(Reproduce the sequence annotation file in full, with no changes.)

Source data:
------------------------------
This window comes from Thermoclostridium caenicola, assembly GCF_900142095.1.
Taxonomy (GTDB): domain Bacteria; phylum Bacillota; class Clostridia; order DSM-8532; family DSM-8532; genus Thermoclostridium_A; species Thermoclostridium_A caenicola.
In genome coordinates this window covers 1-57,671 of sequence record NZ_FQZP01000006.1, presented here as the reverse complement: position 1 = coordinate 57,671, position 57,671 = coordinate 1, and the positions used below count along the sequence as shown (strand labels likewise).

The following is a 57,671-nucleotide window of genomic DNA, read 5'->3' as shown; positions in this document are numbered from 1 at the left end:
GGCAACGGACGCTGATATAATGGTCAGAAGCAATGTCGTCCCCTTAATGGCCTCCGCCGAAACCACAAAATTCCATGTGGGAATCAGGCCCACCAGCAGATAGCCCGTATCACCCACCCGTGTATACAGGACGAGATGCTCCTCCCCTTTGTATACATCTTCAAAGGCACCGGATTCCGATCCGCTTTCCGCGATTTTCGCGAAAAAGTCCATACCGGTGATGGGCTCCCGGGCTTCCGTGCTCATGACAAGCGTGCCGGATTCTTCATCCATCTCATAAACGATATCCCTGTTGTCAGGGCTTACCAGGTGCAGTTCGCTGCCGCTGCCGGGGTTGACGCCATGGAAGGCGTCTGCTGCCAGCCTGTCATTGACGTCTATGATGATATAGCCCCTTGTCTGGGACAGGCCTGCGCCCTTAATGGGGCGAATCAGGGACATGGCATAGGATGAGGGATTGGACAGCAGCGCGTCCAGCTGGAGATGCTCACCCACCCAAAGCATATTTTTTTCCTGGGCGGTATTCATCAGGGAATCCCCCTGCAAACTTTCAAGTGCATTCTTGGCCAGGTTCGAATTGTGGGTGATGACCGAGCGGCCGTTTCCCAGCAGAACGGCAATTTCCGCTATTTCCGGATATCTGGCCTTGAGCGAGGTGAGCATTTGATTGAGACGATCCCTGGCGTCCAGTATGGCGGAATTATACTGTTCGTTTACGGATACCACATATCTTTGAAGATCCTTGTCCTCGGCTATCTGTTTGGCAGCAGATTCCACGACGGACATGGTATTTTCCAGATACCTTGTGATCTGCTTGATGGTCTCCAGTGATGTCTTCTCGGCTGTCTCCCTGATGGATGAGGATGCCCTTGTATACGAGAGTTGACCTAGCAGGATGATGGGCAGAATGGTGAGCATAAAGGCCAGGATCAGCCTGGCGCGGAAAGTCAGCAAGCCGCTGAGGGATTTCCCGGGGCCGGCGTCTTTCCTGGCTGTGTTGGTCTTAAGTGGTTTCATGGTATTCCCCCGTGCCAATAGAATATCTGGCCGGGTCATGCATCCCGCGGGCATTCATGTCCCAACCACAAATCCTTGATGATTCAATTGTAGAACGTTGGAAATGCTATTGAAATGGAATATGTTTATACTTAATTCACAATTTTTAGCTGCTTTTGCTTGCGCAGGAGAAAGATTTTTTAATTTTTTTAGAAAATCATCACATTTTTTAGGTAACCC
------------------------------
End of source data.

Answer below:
This window comes from Thermoclostridium caenicola, assembly GCF_900142095.1.
Taxonomy (GTDB): domain Bacteria; phylum Bacillota; class Clostridia; order DSM-8532; family DSM-8532; genus Thermoclostridium_A; species Thermoclostridium_A caenicola.
In genome coordinates this window covers 1-57,671 of sequence record NZ_FQZP01000006.1, presented here as the reverse complement: position 1 = coordinate 57,671, position 57,671 = coordinate 1, and the positions used below count along the sequence as shown (strand labels likewise).

The following is a 57,671-nucleotide window of genomic DNA, read 5'->3' as shown; positions in this document are numbered from 1 at the left end:
GGCAACGGACGCTGATATAATGGTCAGAAGCAATGTCGTCCCCTTAATGGCCTCCGCCGAAACCACAAAATTCCATGTGGGAATCAGGCCCACCAGCAGATAGCCCGTATCACCCACCCGTGTATACAGGACGAGATGCTCCTCCCCTTTGTATACATCTTCAAAGGCACCGGATTCCGATCCGCTTTCCGCGATTTTCGCGAAAAAGTCCATACCGGTGATGGGCTCCCGGGCTTCCGTGCTCATGACAAGCGTGCCGGATTCTTCATCCATCTCATAAACGATATCCCTGTTGTCAGGGCTTACCAGGTGCAGTTCGCTGCCGCTGCCGGGGTTGACGCCATGGAAGGCGTCTGCTGCCAGCCTGTCATTGACGTCTATGATGATATAGCCCCTTGTCTGGGACAGGCCTGCGCCCTTAATGGGGCGAATCAGGGACATGGCATAGGATGAGGGATTGGACAGCAGCGCGTCCAGCTGGAGATGCTCACCCACCCAAAGCATATTTTTTTCCTGGGCGGTATTCATCAGGGAATCCCCCTGCAAACTTTCAAGTGCATTCTTGGCCAGGTTCGAATTGTGGGTGATGACCGAGCGGCCGTTTCCCAGCAGAACGGCAATTTCCGCTATTTCCGGATATCTGGCCTTGAGCGAGGTGAGCATTTGATTGAGACGATCCCTGGCGTCCAGTATGGCGGAATTATACTGTTCGTTTACGGATACCACATATCTTTGAAGATCCTTGTCCTCGGCTATCTGTTTGGCAGCAGATTCCACGACGGACATGGTATTTTCCAGATACCTTGTGATCTGCTTGATGGTCTCCAGTGATGTCTTCTCGGCTGTCTCCCTGATGGATGAGGATGCCCTTGTATACGAGAGTTGACCTAGCAGGATGATGGGCAGAATGGTGAGCATAAAGGCCAGGATCAGCCTGGCGCGGAAAGTCAGCAAGCCGCTGAGGGATTTCCCGGGGCCGGCGTCTTTCCTGGCTGTGTTGGTCTTAAGTGGTTTCATGGTATTCCCCCGTGCCAATAGAATATCTGGCCGGGTCATGCATCCCGCGGGCATTCATGTCCCAACCACAAATCCTTGATGATTCAATTGTAGAACGTTGGAAATGCTATTGAAATGGAATATGTTTATACTTAATTCACAATTTTTAGCTGCTTTTGCTTGCGCAGGAGAAAGATTTTTTAATTTTTTTAGAAAATCATCACATTTTTTAGGTAACCC